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Learn about Windows 2000 Server's non-authoritative Active Directory restore

Restoring Active Directory in Windows 2000 Server is a very important part of your recovery strategy. Failed tapes and corrupted data can cause a lot of problems, so learn about non-authoritative restore of Active Directory in Windows 2000 Server -- and "practice" restoring to make sure you're an expert if disaster strikes.

Restoring Active Directory in Windows 2000 Server is a very important part of your recovery strategy. Too many administrators ignore this part and rely on backups. The backup is of no value to you if you can't use it to restore the machine. Failed tapes and corrupted data can cause a lot of problems, so be sure to "practice" restoring to make sure you can do it when you really need to.

Active Directory supports two kinds of restores: normal restore (also called non-authoritative restore) and authoritative restore.  To restore Active Directory using non-authoritative restore, you have to reboot your domain controller in the Directory Services Restore mode and log on using your special administrative account. You do this by pressing [F8] on the boot menu and selecting Directory Services Restore.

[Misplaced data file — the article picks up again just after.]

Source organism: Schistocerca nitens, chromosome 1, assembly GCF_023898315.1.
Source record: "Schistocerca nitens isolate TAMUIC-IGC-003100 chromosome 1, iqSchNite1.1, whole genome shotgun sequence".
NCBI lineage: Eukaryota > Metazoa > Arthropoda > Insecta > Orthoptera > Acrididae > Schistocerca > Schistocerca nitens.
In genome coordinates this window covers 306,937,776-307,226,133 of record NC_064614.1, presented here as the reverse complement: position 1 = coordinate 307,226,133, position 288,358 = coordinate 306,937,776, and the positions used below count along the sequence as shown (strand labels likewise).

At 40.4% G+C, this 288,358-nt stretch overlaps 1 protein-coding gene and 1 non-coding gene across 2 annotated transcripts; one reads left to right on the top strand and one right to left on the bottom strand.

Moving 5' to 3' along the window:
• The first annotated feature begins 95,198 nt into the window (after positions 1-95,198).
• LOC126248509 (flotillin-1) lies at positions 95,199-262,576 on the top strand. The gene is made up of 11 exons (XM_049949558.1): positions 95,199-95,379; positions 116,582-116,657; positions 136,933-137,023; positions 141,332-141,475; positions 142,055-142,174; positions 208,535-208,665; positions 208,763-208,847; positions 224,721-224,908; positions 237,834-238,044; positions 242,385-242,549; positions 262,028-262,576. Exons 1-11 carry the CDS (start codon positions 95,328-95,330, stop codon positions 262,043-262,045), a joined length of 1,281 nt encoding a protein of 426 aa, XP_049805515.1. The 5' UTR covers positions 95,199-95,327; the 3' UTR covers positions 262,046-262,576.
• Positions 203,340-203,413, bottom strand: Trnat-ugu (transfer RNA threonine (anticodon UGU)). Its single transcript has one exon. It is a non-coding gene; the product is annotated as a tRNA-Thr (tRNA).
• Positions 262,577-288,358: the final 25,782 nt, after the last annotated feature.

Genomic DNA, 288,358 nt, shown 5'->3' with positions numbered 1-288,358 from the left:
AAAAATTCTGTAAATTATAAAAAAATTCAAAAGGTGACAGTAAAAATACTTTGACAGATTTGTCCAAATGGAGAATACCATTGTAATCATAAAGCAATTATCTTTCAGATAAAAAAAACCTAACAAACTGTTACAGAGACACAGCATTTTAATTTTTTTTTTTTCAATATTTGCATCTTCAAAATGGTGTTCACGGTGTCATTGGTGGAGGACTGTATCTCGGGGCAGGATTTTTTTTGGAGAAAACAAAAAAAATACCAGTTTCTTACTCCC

You have to reboot in this mode because you can't do an online restore. In other words, all services that are using Active Directory must not be running. Then you have to run the Backup utility and restore System State data. Restoring is as easy as creating a backup — all you have to do is to follow the onscreen wizards.

After you restore the System State, reboot the domain controller again. Windows 2000 Server will now run a consistency check and re-index the Active Directory. It will also get any updates from replication partners that occurred since the backup was performed.

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